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Balancing Violent Video Games With Non-Violent Ones Can Bust Stress

Update Date: Dec 21, 2015 10:11 PM EST
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Everyone thinks that video games make children aggressive and violent, even though a lot of evidence to the contrary is available. So what exactly is the solution?

Actually, it is important to have balanced video games that counterbalance the violent games with the non-violent ones, according to HNGN.

Over the years, studies show a link between video games and stress management. In 2010, Texas A&M International Institute Associate Professor Christopher Ferguson, who conducted a study on video games and their effect on children, said: "More recent research has not found that children who play VVG are more violent than other kids, nor harmed in any other identifiable fashion. A recent longitudinal study of my own ... finds no long-term link between VVG and youth aggression or dating violence," Ferguson wrote in Time  in 2011.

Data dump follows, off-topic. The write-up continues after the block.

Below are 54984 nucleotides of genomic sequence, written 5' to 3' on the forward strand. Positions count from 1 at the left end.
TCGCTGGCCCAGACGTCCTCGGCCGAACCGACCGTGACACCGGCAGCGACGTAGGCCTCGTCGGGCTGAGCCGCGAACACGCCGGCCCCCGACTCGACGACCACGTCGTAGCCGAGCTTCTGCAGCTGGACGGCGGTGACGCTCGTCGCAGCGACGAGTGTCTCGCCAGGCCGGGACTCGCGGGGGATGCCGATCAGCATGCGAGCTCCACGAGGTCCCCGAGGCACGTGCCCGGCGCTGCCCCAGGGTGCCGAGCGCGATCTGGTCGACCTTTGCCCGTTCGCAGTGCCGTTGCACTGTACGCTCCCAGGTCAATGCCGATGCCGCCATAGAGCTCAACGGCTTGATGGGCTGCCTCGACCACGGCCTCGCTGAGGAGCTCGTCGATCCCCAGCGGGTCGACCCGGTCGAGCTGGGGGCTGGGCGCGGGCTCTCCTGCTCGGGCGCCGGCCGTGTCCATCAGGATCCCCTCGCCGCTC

The list of violent games that enable the users to vent their aggression include "God of War," "Call of Duty," "Sengoku Basara" and "Fist of the North Star: Ken's Rage." Others that depict no violence yet bust stress include "Tenacity," "Journey" and "Flower."

The myth associated with violence in video games was created due to an earlier study by two University of Wisconsin-Madison graduate students, who found that "while playing video games can improve mood, violent games may increase aggressive outcomes," according to the University of Wisconsin-Madison.

Non-violent games such as "LittleBigPlanet 2" and violent games such as "Fist of the North Star: Ken's Rage" were tested. "The findings suggest that video games can be used to manage negative emotions, but doing so with violent games might be problematic. If video games are going to be sought for emotional release, the authors recommend players seek out nonviolent games," the University of Wisconsin-Madison reported.

Today, as researchers prove that video games may not be all that villainous as they are made out to be, these studies show not that violent games alone can help to bust stress, but that there should be a balance, blending violent as well as non-violent ones, depending on a person's preference.

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